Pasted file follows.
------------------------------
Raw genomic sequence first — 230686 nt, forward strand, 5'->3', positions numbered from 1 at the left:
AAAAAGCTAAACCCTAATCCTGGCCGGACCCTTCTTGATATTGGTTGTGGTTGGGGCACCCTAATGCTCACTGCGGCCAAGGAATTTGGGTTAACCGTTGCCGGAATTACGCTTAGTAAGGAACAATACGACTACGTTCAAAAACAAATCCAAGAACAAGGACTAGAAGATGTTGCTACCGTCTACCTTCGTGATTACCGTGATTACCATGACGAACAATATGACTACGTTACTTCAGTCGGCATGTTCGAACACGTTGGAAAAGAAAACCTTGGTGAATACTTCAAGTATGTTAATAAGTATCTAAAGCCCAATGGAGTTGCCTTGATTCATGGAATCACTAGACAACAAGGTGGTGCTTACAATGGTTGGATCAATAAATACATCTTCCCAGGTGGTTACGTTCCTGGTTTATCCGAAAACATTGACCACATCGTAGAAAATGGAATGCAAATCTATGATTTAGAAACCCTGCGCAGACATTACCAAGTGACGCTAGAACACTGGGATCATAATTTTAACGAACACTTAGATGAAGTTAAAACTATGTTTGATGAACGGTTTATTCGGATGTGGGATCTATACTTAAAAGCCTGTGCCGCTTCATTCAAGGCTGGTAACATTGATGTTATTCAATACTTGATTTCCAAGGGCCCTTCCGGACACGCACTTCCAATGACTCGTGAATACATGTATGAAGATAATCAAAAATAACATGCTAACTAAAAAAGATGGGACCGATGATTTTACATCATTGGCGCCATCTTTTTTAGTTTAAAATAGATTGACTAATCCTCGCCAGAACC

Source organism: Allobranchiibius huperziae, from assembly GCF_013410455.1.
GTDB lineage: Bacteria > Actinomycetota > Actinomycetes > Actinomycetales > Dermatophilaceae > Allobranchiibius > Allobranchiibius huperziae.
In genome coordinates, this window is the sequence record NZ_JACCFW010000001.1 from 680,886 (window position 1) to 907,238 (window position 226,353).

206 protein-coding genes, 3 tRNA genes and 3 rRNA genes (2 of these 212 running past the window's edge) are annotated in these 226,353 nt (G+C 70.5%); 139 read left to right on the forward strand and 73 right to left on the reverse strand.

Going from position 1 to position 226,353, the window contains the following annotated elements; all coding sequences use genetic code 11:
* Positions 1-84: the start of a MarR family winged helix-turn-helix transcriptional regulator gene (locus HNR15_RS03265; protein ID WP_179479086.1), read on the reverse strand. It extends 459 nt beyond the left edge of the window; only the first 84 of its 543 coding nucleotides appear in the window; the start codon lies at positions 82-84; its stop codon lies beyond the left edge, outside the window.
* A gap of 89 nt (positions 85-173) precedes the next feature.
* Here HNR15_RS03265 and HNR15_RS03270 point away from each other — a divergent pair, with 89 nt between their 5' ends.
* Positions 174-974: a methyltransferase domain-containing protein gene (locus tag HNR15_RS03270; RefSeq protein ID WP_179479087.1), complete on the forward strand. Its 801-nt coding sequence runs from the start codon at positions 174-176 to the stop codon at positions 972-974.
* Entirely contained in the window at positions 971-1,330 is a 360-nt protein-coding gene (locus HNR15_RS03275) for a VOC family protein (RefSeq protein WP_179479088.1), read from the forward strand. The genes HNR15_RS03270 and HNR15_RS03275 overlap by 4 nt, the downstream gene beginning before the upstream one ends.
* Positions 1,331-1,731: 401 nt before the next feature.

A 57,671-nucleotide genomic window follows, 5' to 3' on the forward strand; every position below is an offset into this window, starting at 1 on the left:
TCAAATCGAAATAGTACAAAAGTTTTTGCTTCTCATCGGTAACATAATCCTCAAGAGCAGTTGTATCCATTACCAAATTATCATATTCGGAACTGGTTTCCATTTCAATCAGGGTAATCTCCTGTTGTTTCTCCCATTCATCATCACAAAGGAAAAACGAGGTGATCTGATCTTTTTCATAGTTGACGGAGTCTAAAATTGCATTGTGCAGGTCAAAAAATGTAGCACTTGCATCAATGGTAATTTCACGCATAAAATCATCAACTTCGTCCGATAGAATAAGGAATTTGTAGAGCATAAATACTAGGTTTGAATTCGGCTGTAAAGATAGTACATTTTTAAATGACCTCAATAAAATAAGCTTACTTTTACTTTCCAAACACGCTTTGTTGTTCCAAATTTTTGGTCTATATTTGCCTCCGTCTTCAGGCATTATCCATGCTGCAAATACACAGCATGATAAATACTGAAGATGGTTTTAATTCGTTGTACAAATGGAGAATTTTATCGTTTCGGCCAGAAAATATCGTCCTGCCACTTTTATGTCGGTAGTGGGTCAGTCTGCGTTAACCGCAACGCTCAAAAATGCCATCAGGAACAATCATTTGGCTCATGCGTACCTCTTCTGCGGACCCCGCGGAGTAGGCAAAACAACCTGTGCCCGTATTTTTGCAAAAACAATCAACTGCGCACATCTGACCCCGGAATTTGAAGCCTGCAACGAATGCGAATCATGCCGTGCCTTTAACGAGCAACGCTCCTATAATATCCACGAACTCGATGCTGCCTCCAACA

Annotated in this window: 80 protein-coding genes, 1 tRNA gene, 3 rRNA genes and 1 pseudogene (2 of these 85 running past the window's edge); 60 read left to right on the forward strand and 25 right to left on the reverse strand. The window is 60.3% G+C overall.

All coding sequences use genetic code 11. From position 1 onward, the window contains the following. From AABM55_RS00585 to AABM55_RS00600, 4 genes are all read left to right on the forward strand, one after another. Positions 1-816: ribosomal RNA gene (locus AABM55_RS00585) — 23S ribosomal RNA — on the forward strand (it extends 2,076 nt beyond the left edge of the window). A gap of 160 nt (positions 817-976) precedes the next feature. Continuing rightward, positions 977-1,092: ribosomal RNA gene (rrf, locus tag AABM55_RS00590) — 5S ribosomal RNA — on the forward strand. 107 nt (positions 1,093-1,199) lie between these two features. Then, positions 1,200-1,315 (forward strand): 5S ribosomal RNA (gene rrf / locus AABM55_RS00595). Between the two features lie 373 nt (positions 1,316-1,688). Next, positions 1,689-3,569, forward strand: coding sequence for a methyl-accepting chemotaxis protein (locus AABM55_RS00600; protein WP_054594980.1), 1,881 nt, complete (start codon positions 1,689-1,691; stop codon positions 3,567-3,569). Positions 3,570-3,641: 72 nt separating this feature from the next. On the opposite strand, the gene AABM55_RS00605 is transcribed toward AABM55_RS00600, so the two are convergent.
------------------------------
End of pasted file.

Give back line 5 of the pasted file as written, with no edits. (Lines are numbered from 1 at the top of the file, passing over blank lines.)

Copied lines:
In genome coordinates, this window is the sequence record NZ_JACCFW010000001.1 from 680,886 (window position 1) to 907,238 (window position 226,353).